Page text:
Sugar. After demolishing my 6 inch sub and 2 ridiculously good cookies from Subway, I’m going to start this post by contradicting the meal I just ate.
Today, the Green Party posted on their Facebook page that the Heart Foundation refused to withhold support for a children’s lunchbox snack on the basis that there is no evidence or studies to show that sugar causes heart disease. The snack comprised of 44% sugar, yet was endorsed with a Heart foundation tick.
Admittedly, I can see the point of the Heart Foundation, if the foundation is premised on the view that it endorses any foods that are not proven to contribute to heart disease. But is that the role of the heart foundation?
In my view, this is questionable. Presumably, food product companies have their products endorsed by the Heart Foundation because consumers purchase such products on the assumption that the heart foundation tick indicates the product is healthy. For the more informed consumer, they know this is bogus. But where did the assumption come from? Probably,the way in which food companies promote their products as having the healthy heart tick and unclear objectives of the Heart Foundation. So herein lies the issue. Should the heart foundation endorse all food products that are known to be good for your heart,that is, products that promote heart health and products that are known not to be harmful to either heart or general health; or should it endorse any foods in which there is no evidence that those products are bad for your heart even if there are proven health implications elsewhere.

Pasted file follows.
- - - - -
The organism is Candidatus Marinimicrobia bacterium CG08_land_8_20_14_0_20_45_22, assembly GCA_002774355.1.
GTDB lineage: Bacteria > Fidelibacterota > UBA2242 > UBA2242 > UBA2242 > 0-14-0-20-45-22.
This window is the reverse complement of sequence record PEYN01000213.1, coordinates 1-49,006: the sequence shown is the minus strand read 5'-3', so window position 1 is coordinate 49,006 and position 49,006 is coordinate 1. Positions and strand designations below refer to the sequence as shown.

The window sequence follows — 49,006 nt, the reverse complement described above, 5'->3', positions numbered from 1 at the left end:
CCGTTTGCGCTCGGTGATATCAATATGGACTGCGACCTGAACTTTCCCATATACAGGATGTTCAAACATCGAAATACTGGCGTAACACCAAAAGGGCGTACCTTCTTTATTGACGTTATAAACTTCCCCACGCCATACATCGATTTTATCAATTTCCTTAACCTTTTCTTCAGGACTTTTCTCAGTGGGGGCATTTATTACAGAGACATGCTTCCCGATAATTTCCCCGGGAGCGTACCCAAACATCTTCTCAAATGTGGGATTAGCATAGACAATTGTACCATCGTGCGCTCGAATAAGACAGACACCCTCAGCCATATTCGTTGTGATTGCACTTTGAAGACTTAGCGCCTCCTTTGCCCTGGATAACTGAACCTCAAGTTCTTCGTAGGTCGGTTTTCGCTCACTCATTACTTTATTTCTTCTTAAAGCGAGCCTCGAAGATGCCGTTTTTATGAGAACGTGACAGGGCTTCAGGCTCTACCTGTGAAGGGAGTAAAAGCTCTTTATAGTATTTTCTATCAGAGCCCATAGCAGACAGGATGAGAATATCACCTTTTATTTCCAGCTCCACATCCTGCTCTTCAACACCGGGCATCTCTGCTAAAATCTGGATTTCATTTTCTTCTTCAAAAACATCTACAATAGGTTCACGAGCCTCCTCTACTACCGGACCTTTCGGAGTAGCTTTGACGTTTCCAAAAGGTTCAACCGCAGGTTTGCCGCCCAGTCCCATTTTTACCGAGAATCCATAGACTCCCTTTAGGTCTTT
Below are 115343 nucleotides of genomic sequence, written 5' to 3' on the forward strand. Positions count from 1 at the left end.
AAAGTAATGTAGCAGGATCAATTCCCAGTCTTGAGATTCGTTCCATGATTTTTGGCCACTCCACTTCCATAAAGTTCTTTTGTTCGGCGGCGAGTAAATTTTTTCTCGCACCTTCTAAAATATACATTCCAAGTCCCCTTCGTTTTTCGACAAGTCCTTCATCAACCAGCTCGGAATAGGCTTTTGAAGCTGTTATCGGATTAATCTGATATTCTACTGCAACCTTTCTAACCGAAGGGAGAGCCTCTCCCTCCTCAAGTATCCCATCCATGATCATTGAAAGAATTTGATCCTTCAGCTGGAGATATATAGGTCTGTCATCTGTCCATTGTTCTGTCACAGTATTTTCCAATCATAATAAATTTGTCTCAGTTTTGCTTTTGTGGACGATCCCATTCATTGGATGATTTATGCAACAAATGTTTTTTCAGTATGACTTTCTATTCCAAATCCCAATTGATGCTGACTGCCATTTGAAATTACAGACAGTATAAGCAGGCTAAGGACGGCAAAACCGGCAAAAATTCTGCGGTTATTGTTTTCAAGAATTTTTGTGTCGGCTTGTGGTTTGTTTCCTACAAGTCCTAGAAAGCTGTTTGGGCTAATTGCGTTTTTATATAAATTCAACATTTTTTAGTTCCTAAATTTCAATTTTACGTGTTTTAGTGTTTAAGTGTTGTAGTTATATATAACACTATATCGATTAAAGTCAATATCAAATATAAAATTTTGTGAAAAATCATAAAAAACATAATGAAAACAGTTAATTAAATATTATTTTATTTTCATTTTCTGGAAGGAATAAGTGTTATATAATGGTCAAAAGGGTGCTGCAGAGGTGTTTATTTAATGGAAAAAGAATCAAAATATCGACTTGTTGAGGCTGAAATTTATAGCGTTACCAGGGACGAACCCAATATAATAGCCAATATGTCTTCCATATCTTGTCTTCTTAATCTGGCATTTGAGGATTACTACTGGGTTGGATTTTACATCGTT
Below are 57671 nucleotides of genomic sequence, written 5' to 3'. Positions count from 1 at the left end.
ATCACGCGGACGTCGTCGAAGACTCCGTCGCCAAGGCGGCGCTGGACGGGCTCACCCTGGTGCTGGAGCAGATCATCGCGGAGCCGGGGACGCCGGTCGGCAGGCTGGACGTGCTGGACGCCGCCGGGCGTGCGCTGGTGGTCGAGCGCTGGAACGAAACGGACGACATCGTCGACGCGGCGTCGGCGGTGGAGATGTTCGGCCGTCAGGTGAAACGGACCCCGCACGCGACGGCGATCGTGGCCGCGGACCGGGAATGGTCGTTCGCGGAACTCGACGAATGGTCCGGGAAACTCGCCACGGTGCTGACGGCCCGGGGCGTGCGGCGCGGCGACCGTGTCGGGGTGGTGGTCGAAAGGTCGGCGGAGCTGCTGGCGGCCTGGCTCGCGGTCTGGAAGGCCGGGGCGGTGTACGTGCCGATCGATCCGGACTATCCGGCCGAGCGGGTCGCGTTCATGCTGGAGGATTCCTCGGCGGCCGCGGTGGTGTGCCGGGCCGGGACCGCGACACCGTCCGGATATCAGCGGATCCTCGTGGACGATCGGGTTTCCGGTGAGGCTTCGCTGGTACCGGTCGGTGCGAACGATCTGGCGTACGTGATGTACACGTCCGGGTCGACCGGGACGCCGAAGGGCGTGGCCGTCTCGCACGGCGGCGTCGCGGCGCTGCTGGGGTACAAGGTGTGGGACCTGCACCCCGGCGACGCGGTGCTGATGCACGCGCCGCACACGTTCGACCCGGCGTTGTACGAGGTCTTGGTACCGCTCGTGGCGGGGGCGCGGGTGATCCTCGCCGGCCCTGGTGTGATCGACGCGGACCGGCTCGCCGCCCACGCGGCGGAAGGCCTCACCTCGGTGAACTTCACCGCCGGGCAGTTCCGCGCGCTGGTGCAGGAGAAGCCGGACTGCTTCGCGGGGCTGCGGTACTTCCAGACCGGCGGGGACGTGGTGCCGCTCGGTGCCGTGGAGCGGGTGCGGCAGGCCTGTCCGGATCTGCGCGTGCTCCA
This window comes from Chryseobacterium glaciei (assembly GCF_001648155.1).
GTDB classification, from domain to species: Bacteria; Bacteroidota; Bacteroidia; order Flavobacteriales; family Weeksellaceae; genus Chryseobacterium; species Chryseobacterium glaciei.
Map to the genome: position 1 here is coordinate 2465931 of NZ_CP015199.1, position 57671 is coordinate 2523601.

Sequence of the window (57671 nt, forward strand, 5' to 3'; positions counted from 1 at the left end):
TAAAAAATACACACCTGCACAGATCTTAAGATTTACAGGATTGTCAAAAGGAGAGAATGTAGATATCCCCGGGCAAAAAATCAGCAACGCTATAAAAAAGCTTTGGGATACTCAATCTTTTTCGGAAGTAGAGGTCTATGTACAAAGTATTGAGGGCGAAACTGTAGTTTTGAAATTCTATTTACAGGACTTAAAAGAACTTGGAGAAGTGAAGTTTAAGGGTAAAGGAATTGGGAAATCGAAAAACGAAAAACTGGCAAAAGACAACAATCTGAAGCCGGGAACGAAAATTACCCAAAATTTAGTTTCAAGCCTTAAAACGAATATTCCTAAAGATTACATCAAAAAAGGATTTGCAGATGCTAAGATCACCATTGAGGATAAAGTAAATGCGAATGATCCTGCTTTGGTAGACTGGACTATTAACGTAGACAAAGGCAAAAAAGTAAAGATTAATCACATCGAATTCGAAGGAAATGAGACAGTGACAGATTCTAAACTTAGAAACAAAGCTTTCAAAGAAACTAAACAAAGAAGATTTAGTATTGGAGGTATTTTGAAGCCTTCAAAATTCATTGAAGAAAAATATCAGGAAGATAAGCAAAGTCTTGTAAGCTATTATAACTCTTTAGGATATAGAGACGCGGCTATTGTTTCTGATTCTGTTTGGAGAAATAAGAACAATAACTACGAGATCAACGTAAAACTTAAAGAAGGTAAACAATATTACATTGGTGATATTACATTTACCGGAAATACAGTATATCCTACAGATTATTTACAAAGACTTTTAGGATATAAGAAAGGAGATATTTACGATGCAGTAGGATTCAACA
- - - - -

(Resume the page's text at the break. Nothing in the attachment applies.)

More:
In my opinion, the Heart Foundation should endorse foods that promote a healthy heart and foods that do not contribute to other serious health implications that may indirectly cause heart problems. It is indisputable that sugar plays a role in both diabetes and obesity. These health conditions are on the increase in NZ and are both known to correlate to heart disease.I think it is irresponsible of the Heart Foundation to apply its market reputation to products (which is does so for a fee)that contribute to serious health issues, especially for children.
In fact, I would go further to say, that food products ought to have health warnings on the packaging. Is this to punish those companies? No. Its to better inform the consumer about the choices they make in respect of the food they purchase for themselves and or their children. If tobacco companies are to be held accountable for the harm they cause consumers,then surely food companies ought to be held to the same standard.
I’m not suggesting that food companies be subjected to ‘plain packaging laws’ only that they provide more information for consumers to make informed choices.